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Curriculum and the foreign language student: interpretive approaches to understanding the postsecondary study of German in Canada Open Access


Other title
second language education
postsecondary German
student experience
narrative analysis
Type of item
Degree grantor
University of Alberta
Author or creator
Plews, John Lee
Supervisor and department
Johnston, Ingrid (Secondary Education)
Examining committee member and department
Whitinger, Raleigh (Modern Languages and Cultural Studies)
Dunn, William (Secondary Education)
Leggo, Carl (Language and Literacy Education, University of British Columbia)
Richardson, George (Secondary Education)
Fordham, Kim (Humanities, Augustana Campus)
Department of Secondary Education

Date accepted
Graduation date
Doctor of Philosophy
Degree level
In this dissertation, I use a hermeneutic framework drawing on critical and postcolonial theory and interpretive inquiry (narrative analysis) to explore the postsecondary curriculum for German as a foreign language and culture (GFL) in Canada, its history, and its current manifestation, in relation to the twenty-first-century Canadians who study it. I pursue the questions, What is the GFL curriculum? How did it come about? What is it like for students? and What would curriculum innovation look like if it were based on students’ interests? In part one, I discuss research paradigms, the influence of hermeneutics, the research process, the role of the researcher, and my research acts. In part two, I critique the history of GFL as taught at university in Canada. In part three, I examine the subject positions that have informed that history. I find that the Canadian postsecondary GFL curriculum reflects and benefits the symbolic sociocultural position of native-speaker literary professors and not the educational needs and interests of nonnative-speaker students. The Canadian postsecondary GFL curriculum has been articulated by a cross-cultural divide and withheld knowledge. Using postcolonial perspectives, I propose the diaspora and the less native speaker as potentially counter-hegemonic positions from which to conceptualize the teachers and learners of GFL and reconstruct the curriculum. I follow these initial theoretical analyses with four narrative analyses based on interviews with four Canadian undergraduate students of GFL that explored their experiences of instructional materials, teaching approaches, and curriculum design. The narratives include an episodic account, a mock epic, a psychological case with allegorical digressions, and an allegorical tale and tell of an unrequited love, a quest, shame, and an anti-quest in order to reveal how some are failed by existing curricula and yet make progress toward their linguistic and intercultural goals. In the final chapter, I present a fictional case study of a small German program where I have attempted to rethink curriculum and instruction based on the perspectives and student experiences explored in the previous chapters. I thus offer new vantage points from which to understand the GFL curriculum and enact more constructive teaching and learning.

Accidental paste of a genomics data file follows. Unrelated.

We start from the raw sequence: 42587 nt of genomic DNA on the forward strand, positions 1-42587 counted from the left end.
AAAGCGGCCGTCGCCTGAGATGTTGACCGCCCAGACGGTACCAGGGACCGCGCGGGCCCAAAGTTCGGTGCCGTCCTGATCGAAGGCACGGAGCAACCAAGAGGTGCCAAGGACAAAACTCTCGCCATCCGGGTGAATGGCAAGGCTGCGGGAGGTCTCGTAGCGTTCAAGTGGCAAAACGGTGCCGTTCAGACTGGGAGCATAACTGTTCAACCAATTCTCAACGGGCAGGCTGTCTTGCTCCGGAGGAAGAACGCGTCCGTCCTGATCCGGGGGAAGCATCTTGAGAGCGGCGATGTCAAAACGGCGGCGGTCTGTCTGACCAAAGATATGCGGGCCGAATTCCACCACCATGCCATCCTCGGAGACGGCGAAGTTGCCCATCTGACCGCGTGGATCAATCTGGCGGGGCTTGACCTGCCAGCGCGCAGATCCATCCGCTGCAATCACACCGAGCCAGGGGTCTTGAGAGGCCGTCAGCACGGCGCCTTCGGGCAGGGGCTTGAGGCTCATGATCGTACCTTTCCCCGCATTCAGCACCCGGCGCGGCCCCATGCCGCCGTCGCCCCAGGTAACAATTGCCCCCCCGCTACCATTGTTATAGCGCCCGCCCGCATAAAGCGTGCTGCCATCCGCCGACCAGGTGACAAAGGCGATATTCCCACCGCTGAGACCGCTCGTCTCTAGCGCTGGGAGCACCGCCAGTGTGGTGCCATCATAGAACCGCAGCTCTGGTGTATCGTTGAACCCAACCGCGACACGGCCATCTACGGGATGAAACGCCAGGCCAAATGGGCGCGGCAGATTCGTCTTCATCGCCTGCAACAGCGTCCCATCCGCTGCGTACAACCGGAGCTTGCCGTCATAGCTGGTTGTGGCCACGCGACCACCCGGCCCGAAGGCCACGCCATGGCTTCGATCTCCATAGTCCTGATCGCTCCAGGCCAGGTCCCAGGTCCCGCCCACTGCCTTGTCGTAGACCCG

License granted by John Plews ( on 2010-09-30T15:06:32Z (GMT): Permission is hereby granted to the University of Alberta Libraries to reproduce single copies of this thesis and to lend or sell such copies for private, scholarly or scientific research purposes only. Where the thesis is converted to, or otherwise made available in digital form, the University of Alberta will advise potential users of the thesis of the above terms. The author reserves all other publication and other rights in association with the copyright in the thesis, and except as herein provided, neither the thesis nor any substantial portion thereof may be printed or otherwise reproduced in any material form whatsoever without the author's prior written permission.
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